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MBA7800 Babson Consulting Experience
If you have taken and passed MBA7201, you cannot register for MBA7800, as these two courses are equivalent
During the Fall Semester all MBA students will enrolled in the Babson Consulting Experience (BCE) and assigned to a team of five to six other one-year students to work on consulting project for a partner organization. Guided by a faculty advisor (who also is the instructor of the course), BCE teams work directly with company representatives to address a real organizational opportunity or challenge and create value-added solutions.
A signature learning experience, BCE gives students an opportunity to deepen their understanding of conceptual and developmental tools learned in the classroom through hands-on applications in messy real-world contexts. Students will sharpen their ability to analyze and frame complex problems, and to effectively present insights and action recommendations, in both oral and written form. Finally, by working in teams and with external organizations, students will have many opportunities to practice the teamwork and leadership skills that they will need as you continue your professional development.
**It is strongly recommended that students take this course after completing a majority of the core courses.**
Prerequisites: Minimum of 12 credits completed
EPS3514 Be the Change
2 General Credits
The course is designed for creative changemakers committed to utilizing their entrepreneurial leadership and global mindset to make a positive social impact and work towards social justice. Students will develop a deeper understanding of the United Nations (UN) Sustainable Development goals and the issues that exist at the heart of the social problems social entrepreneurs aim to address. Students will explore the moral and ethical questions that face non-profit organizations social enterprises, and social entrepreneurs and learn motivation, approach, and best practices as it applies to social change makers. Students will be equipped with the tools and methods to apply their entrepreneurial mindset to advance equity and social justice and create a response to a social problem they would like to address.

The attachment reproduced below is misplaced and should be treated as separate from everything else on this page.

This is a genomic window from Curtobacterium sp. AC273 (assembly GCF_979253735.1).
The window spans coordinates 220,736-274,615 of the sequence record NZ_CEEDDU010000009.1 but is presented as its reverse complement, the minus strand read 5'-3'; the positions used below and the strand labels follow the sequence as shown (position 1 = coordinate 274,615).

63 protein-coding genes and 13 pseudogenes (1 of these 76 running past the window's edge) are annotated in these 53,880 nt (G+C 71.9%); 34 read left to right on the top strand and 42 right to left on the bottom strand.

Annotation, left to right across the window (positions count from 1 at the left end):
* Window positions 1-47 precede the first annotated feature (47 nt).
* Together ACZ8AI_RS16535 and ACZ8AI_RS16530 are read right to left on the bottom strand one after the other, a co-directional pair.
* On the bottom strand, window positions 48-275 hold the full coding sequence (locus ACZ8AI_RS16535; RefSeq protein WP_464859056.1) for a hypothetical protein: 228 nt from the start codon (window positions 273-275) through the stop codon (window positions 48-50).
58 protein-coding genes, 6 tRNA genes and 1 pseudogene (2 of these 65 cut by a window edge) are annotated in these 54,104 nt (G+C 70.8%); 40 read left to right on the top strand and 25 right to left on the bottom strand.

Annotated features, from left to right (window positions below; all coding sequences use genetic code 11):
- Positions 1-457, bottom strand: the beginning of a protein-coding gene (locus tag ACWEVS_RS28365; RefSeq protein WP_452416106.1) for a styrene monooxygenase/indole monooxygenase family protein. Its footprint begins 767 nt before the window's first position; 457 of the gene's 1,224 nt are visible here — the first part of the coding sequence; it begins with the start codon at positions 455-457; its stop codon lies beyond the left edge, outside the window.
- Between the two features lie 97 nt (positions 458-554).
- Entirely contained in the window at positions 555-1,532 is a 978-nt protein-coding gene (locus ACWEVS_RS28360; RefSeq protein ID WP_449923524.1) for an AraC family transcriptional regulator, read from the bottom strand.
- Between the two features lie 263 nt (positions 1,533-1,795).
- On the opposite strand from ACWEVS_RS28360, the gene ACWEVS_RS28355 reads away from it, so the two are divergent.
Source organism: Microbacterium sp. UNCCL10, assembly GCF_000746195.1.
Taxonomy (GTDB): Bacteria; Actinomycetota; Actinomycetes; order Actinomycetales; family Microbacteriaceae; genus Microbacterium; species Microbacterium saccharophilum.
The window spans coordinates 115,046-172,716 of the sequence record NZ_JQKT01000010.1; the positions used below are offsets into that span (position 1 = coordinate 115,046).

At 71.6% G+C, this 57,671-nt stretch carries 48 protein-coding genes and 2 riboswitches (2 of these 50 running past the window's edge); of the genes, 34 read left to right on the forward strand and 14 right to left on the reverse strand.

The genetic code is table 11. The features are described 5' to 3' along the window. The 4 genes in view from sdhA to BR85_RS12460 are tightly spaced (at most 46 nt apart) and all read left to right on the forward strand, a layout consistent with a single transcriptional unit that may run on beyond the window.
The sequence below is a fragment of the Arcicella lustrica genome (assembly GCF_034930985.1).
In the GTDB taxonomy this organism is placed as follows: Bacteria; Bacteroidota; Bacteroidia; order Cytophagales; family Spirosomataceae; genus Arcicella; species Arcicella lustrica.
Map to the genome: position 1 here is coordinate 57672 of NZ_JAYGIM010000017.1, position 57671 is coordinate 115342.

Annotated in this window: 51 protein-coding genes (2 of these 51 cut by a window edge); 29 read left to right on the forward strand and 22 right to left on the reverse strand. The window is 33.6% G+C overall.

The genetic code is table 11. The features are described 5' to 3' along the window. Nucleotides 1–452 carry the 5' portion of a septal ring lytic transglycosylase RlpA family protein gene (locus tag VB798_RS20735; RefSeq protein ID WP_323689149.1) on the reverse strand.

Note: The Natalie Taylor Scholars will use what they create in this course and implement it in the Scholar in Action EPS3534-01.
ART1175 Beginning Painting Watercolor and Acrylic
4 General CreditsThis is an introductory level course designed to bring students through basic aspects of drawing in a wide range of media. No previous experience is required. Issues such as line, tone, mark making, gesture form, light sources, figure/ground relationships, and perspective to overall compositions will be addressed separately and in the many ways that they relate to one another in a drawing. Students will draw observationally from life and from their own drawings, learning how to use each of these concepts as tools in order to draw and see more analytically. We will work with a wide range of materials from basic graphite pencils and charcoal to ink washes, conte crayon on gesso treated paper, silverpoint, collage, and printmaking. Slides of various artists' work will be discussed in relation to concepts and processes explored in class. Student work will be discussed in group critiques with full class participation. Students should be committed to expanding their skills and can expect project deadlines. There will be some expense for materials.
SEN1333 Beyond Babson! Navigating Responsible Adulthood
(Student Instructors: Amalya Khashimova and Kemper Watson) Nothing feels better than being efficient and in control. Acquiring the skills to feel that way, however, can take time, and students are all busy (beavers!). In this interactive course, students will learn strategies to save time and money, and to ensure they look and feel their absolute best as they transition into adult life. Students will learn the basics of dress, cooking, mixology, budgeting, and establishing routines to keep their selves and their spaces crisp. Fellow student experts and real-deal adults will help students gain the confidence to make it on their own!
SEN1341 Beyond the Salesperson: The Future of Automotive Retailing
(Student Instructor: Matthew Safalow) It's 2023, and car dealerships still haven't figured out how to provide the ideal car buying experience. Customers become easily defeated by endless negotiation with salespeople, finance managers, and others. In fact, after members of Congress, car salespeople are ranked as the least trusted professionals in the US. In this course, students will explore the strategies of automotive retailers. We'll learn about electric vehicles, automotive finance, marketing, and sales, and we will hear from guest presenters from automakers and large dealership groups. Ultimately, students will redefine and imagine the future of car buying.
Tuesdays 6:30 - 9:00 pm